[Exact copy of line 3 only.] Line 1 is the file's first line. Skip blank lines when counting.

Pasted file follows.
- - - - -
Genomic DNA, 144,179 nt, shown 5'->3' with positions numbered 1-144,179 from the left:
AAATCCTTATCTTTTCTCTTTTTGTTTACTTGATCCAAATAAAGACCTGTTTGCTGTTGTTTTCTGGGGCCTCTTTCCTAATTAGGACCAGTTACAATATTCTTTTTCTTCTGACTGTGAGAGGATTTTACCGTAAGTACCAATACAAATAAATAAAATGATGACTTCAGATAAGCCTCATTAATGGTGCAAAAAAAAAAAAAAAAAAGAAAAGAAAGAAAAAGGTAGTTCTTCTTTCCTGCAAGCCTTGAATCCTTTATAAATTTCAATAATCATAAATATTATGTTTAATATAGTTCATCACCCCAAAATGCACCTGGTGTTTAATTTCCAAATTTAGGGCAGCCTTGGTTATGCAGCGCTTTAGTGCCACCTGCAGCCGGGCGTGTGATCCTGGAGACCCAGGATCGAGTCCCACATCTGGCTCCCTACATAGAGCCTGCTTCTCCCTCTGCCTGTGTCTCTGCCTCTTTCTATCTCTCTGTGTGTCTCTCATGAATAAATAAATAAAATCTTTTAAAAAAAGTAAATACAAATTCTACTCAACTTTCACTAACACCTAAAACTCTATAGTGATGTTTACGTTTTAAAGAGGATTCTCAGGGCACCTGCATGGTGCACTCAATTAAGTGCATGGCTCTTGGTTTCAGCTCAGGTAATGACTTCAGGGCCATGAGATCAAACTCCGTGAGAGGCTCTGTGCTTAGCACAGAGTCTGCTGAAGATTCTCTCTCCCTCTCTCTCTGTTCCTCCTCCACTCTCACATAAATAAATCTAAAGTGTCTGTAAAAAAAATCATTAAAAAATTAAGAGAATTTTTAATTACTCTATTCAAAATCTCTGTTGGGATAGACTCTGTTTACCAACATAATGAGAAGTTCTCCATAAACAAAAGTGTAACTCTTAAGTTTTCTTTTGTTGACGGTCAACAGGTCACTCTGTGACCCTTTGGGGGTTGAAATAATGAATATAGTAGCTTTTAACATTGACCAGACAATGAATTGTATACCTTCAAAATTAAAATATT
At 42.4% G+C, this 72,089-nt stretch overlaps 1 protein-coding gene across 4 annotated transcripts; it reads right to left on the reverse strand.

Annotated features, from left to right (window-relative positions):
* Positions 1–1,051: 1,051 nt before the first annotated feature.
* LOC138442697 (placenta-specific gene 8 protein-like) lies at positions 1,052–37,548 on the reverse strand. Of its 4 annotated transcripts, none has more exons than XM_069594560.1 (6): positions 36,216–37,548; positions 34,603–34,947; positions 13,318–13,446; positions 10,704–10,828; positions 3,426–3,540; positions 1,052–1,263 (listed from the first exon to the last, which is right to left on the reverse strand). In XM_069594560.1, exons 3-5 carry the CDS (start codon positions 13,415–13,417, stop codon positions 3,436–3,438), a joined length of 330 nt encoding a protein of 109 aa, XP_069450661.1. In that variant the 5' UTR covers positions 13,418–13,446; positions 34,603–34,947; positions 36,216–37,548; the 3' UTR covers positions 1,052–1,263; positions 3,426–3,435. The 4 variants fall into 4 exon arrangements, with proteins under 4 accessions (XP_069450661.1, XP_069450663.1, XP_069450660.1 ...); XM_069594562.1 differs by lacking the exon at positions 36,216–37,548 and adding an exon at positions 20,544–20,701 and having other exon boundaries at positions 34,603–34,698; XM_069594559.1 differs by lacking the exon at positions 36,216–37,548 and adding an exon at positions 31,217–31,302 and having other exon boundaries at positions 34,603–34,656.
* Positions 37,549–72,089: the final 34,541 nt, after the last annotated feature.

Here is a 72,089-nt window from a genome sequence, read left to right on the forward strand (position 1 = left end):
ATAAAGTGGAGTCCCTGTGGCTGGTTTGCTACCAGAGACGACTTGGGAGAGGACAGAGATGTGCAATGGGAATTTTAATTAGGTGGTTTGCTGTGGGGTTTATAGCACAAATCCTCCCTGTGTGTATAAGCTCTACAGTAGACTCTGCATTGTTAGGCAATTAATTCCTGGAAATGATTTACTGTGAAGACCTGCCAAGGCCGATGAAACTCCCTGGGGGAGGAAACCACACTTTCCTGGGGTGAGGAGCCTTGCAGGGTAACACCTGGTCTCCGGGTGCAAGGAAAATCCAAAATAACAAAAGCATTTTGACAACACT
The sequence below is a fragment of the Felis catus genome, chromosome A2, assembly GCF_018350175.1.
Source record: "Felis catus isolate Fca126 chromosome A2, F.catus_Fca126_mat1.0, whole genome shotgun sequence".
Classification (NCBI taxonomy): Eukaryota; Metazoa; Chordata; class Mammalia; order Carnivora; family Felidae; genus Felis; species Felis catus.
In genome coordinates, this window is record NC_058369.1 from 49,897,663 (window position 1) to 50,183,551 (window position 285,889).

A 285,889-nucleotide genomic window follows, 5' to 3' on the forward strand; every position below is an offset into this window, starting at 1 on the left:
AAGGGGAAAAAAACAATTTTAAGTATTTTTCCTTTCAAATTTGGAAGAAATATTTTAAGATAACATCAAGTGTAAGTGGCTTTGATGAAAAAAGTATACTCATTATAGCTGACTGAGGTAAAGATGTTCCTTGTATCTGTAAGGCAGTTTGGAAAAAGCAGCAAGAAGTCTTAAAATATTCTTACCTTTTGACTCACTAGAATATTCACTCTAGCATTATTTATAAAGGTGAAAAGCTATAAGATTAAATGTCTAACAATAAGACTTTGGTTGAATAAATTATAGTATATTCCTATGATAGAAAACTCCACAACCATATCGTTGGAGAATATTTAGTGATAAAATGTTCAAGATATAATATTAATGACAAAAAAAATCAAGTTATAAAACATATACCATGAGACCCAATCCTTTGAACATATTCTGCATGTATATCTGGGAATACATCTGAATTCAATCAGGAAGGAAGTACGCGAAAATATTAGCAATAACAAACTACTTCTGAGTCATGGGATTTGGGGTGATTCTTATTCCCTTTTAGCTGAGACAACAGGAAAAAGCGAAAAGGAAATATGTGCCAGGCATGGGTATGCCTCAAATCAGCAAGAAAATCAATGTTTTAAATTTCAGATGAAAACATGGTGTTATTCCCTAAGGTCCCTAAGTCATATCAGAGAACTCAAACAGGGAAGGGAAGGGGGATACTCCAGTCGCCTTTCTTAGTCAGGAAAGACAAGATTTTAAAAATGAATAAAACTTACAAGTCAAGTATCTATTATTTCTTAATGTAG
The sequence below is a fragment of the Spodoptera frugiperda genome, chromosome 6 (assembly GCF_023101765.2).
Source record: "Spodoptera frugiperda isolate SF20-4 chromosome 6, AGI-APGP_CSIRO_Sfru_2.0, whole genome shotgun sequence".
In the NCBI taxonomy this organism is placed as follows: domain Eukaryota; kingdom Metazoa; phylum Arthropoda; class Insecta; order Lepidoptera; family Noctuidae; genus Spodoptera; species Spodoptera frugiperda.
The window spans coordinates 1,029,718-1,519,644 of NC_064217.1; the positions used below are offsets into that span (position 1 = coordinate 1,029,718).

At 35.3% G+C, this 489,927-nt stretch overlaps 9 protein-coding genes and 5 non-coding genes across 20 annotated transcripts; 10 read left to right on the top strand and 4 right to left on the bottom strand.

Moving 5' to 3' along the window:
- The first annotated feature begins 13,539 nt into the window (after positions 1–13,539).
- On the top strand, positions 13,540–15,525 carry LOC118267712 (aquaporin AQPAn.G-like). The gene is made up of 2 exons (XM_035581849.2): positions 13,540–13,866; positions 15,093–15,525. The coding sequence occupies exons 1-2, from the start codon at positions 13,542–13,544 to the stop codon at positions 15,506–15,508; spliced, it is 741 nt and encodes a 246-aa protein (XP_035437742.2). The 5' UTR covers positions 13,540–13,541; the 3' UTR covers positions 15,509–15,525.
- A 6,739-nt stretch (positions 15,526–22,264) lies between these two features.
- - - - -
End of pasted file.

At 42.4% G+C, this 72,089-nt stretch overlaps 1 protein-coding gene across 4 annotated transcripts; it reads right to left on the reverse strand.